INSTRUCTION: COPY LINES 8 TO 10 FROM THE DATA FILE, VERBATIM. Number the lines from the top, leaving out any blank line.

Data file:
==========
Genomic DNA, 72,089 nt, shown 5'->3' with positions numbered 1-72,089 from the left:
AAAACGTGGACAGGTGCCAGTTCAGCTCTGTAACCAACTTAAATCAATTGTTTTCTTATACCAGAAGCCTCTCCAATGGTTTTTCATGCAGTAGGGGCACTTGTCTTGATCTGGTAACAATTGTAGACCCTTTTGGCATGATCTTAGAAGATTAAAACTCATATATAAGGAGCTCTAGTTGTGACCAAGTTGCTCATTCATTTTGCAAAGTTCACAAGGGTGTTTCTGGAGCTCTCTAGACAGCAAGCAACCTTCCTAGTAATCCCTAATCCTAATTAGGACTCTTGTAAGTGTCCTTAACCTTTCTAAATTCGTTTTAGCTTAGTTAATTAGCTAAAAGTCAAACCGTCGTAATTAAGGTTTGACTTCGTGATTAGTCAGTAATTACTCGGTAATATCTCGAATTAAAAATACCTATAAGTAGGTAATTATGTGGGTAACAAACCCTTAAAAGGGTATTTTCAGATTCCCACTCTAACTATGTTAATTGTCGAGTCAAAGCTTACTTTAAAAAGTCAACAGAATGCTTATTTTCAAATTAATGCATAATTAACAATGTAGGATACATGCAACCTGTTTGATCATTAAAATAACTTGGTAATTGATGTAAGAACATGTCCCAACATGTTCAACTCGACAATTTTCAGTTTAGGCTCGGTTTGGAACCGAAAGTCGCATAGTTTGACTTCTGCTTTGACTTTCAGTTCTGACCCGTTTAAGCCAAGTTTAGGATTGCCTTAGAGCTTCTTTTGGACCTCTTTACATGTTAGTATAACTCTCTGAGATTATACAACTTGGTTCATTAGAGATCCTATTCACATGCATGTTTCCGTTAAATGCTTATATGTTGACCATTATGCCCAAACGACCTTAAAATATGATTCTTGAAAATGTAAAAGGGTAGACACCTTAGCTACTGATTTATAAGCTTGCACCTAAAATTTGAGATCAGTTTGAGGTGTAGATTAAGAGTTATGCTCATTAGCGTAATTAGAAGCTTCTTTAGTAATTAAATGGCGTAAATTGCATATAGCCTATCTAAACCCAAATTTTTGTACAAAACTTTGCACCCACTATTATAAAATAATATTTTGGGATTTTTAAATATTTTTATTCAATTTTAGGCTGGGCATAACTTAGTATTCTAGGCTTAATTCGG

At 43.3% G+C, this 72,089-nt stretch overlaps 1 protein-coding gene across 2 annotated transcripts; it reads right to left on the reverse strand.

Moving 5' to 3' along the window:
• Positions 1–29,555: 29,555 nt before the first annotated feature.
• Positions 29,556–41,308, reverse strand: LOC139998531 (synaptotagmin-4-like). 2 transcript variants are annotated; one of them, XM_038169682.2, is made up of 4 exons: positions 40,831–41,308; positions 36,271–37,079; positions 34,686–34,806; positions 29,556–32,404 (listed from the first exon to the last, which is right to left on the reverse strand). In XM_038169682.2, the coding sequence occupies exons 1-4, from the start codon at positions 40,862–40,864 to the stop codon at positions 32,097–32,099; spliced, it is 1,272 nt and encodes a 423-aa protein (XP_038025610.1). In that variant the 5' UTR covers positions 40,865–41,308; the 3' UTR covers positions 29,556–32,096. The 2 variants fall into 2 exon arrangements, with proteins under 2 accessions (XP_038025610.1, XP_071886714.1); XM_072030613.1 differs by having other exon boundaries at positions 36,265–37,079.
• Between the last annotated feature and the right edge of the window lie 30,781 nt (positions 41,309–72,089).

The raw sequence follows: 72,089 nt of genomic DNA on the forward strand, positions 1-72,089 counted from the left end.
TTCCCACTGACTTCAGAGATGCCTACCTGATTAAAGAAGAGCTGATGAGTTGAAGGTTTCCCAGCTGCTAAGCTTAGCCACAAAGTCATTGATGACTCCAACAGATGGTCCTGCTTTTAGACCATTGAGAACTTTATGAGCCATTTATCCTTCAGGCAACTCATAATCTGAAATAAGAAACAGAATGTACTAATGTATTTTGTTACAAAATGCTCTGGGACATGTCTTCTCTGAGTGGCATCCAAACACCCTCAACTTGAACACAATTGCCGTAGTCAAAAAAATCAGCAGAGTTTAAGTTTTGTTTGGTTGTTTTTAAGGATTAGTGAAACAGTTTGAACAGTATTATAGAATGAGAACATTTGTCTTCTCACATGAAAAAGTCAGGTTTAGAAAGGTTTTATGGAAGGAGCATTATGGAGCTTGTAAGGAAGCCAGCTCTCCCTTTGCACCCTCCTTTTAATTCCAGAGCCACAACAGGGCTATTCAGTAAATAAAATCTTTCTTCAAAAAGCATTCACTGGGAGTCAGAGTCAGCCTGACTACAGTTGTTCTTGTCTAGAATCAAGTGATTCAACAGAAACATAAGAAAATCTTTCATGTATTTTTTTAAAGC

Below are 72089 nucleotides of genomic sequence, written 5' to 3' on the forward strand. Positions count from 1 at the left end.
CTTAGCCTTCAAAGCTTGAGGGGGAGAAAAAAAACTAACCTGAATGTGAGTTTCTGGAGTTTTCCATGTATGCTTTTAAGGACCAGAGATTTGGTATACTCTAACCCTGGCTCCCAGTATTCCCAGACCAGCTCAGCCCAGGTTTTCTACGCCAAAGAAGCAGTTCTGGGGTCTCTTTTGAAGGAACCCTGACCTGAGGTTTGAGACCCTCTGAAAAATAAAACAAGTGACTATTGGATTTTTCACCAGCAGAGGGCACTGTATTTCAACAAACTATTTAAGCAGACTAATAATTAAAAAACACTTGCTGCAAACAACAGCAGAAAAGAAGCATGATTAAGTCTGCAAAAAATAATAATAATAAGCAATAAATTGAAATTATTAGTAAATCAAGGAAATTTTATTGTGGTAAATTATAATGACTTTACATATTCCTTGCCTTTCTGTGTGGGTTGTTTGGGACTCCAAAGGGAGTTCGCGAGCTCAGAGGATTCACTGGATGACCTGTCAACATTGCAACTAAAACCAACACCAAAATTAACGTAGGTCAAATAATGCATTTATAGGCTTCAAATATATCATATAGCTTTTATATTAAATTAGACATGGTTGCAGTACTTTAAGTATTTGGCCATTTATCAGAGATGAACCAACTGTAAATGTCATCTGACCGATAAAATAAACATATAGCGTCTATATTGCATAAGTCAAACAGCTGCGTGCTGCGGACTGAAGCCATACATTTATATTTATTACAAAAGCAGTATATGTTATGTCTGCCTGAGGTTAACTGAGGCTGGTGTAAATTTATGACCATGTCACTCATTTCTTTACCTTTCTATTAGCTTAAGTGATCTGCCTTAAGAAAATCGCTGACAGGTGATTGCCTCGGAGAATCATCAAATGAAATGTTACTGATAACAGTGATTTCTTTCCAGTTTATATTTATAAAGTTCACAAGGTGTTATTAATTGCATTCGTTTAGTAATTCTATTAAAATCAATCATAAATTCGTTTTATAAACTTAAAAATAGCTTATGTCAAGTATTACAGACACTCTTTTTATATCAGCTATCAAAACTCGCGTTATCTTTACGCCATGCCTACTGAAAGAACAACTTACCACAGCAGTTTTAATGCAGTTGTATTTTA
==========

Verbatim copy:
The raw sequence follows: 72,089 nt of genomic DNA on the forward strand, positions 1-72,089 counted from the left end.
TTCCCACTGACTTCAGAGATGCCTACCTGATTAAAGAAGAGCTGATGAGTTGAAGGTTTCCCAGCTGCTAAGCTTAGCCACAAAGTCATTGATGACTCCAACAGATGGTCCTGCTTTTAGACCATTGAGAACTTTATGAGCCATTTATCCTTCAGGCAACTCATAATCTGAAATAAGAAACAGAATGTACTAATGTATTTTGTTACAAAATGCTCTGGGACATGTCTTCTCTGAGTGGCATCCAAACACCCTCAACTTGAACACAATTGCCGTAGTCAAAAAAATCAGCAGAGTTTAAGTTTTGTTTGGTTGTTTTTAAGGATTAGTGAAACAGTTTGAACAGTATTATAGAATGAGAACATTTGTCTTCTCACATGAAAAAGTCAGGTTTAGAAAGGTTTTATGGAAGGAGCATTATGGAGCTTGTAAGGAAGCCAGCTCTCCCTTTGCACCCTCCTTTTAATTCCAGAGCCACAACAGGGCTATTCAGTAAATAAAATCTTTCTTCAAAAAGCATTCACTGGGAGTCAGAGTCAGCCTGACTACAGTTGTTCTTGTCTAGAATCAAGTGATTCAACAGAAACATAAGAAAATCTTTCATGTATTTTTTTAAAGC

Below are 72089 nucleotides of genomic sequence, written 5' to 3' on the forward strand. Positions count from 1 at the left end.